Energy Use and Population Growth

Willian Stanley Jevons was a 19th century economist who is most famous for formulating what is now known as the Jevons Paradoxtechnological progress that increases the efficiency with which a resource is used, tends to increase (rather than decrease) the rate of consumption of that resource.

I've just started reading the book The Jevons Paradox and the Myth of Resource Efficiency Improvements.  I'll be reviewing the book itself later, but right now I want to post some thoughts that came up as a result of reading the foreword.

The foreword is by Joseph Tainter, author of the book The Collapse of Complex Societies, which is somewhat famous in doomer circles. In the foreword he discusses some areas where we see Jevons's theory at work in our everyday lives, including an interesting look at the increase in police weapons use due to the lower personal cost to the officer of using a Taser versus a handgun. One of the things he mentions in passing is the cost of raising children, with the comment that Jevons might predict that as the cost of raising kids went down we might have more of them. That made me say, "Hold on, we're seeing exactly the opposite! As societies get richer, which lowers the cost of everything including children, their fertility rates drop! What's going on?"

Then I remembered a quote earlier in the foreword, which clarified the law of supply and demand with one crucial word: "Any time one reduces the cost of a valued resource, people will respond by consuming more of it." A little light bulb blinked on. If the value the consumer places on a good drops, even lowering the price will not tempt more consumption. Perhaps the value societies place on children is changing, and that change is causing some of the drop in birth rates we're now seeing.

My hypothesis is that increasing energy use lowers the marginal value of children as labour.

To generate the hypothesis I followed this chain of thought:
  • One significant value of children is as workers, especially as field hands and manual labourers in less developed countries.
  • A child would lose that labour value as the society became richer and used more machinery to replace human labour.
  • As children lost their economic value there would be less incentive for parents to have them, even though their cost would decline as the society got richer.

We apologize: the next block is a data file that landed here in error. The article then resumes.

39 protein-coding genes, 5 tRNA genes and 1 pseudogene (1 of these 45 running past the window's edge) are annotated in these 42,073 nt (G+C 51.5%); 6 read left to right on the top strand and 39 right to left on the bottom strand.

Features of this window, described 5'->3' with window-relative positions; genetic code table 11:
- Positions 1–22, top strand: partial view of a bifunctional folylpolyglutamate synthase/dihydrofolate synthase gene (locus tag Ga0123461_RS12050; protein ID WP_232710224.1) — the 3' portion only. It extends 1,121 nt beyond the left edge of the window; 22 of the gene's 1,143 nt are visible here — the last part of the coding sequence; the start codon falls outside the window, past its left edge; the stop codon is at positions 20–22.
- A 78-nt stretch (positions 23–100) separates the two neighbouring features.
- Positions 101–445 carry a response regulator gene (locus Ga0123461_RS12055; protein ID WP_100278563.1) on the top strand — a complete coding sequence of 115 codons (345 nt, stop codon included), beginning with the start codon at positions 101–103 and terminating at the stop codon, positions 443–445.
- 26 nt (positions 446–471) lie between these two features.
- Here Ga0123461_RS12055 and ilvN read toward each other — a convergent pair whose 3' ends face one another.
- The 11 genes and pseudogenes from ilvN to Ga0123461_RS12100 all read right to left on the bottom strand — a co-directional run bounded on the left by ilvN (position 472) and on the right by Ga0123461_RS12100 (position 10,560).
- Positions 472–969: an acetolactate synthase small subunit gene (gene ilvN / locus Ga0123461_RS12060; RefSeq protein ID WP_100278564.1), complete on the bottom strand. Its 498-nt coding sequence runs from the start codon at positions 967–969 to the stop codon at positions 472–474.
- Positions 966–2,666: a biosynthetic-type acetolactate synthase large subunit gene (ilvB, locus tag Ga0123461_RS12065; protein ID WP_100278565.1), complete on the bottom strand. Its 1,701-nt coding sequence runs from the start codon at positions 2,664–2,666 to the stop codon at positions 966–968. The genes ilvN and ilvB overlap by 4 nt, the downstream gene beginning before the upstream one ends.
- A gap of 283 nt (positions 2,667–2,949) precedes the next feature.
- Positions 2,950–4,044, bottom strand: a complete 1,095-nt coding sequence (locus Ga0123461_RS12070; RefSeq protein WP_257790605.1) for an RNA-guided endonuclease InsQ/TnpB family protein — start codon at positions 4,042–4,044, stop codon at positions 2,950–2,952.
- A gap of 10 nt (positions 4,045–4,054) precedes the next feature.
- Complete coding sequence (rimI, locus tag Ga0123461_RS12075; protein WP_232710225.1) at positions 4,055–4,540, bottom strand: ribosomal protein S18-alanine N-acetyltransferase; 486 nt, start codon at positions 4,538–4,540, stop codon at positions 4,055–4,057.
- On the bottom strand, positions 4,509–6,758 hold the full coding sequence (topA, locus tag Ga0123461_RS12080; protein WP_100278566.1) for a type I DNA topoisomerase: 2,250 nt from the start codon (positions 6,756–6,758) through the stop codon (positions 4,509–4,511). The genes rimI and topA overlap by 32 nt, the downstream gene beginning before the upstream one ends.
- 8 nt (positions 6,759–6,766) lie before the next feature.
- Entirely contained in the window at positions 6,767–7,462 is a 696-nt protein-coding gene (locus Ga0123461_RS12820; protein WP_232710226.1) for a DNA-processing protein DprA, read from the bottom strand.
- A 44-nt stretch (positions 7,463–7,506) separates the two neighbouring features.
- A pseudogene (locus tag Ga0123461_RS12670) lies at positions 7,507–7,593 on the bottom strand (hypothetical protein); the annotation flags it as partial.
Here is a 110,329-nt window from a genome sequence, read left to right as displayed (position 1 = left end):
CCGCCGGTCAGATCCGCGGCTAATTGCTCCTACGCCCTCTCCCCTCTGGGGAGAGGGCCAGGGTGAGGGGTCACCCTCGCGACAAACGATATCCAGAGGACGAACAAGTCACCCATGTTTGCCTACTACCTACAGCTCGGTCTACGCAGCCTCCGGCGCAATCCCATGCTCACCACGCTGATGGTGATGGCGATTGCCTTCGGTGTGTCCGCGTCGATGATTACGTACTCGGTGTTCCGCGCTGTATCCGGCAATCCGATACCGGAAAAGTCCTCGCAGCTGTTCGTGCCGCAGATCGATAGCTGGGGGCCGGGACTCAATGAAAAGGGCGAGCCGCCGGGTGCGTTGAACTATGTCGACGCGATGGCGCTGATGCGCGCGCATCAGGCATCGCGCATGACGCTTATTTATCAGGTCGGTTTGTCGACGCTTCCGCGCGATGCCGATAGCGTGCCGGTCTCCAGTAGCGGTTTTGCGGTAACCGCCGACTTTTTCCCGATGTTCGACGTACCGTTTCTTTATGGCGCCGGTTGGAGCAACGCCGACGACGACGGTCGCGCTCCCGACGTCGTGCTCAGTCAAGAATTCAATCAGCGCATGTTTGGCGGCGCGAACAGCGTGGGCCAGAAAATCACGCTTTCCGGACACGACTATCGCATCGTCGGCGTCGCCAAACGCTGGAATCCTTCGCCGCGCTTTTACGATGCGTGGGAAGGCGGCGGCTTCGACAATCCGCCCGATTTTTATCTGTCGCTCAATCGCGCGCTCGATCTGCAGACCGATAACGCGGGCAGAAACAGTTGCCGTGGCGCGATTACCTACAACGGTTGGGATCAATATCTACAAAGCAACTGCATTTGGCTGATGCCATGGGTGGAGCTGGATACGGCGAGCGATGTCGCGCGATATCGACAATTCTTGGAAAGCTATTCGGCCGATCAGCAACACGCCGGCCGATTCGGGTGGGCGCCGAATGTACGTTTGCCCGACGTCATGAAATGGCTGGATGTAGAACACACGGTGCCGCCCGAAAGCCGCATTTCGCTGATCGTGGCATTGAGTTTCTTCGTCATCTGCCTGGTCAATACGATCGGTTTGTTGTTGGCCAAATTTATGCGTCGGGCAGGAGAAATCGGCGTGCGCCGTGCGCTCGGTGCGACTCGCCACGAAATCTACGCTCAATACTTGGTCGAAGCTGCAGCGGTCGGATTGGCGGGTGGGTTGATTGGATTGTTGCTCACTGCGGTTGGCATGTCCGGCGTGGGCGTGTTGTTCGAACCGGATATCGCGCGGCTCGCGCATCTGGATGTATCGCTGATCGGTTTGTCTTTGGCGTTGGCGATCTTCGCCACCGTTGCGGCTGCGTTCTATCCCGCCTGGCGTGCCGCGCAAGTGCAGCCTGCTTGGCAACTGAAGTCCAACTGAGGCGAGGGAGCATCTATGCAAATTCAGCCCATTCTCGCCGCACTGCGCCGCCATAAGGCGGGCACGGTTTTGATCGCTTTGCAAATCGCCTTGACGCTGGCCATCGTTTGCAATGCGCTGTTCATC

• Machinery requires energy to operate.
  • The per capita consumption of energy is a useful proxy for the level of a country's mechanization.

  • Therefore, if the hypothesis is correct, a country that used more energy per capita (lowering the need for human labour) should exhibit a lower fertility rate as the marginal value of children as labour declined.
In Wikipedia I found two lists of countries organized by Total Fertility Rate and per capita energy consumption. I plotted the values for 135 countries against each other and came up with the following graph:



The correlation is clear. Countries with high levels of energy use tend to exhibit low fertility rates, and vice versa. What this seems to imply is that increasing energy use is one of the most significant mechanisms driving Stage 3 of the Demographic Transition (possibly up to half the total influence). This relegates all the other factors such as contraception, urbanization, education, female literacy, etc. to supporting roles, as they split the remaining 50%. The primary factor in reducing population growth rates is shown to be rising energy use that displaces the value of human beings as labour.

What this finding might mean for an energy-constrained future needs more reflection, but if the hypothesis holds up there could be significant upward pressure on birth rates in such a world.
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August 18, 2008
© Copyright 2008, Paul Chefurka
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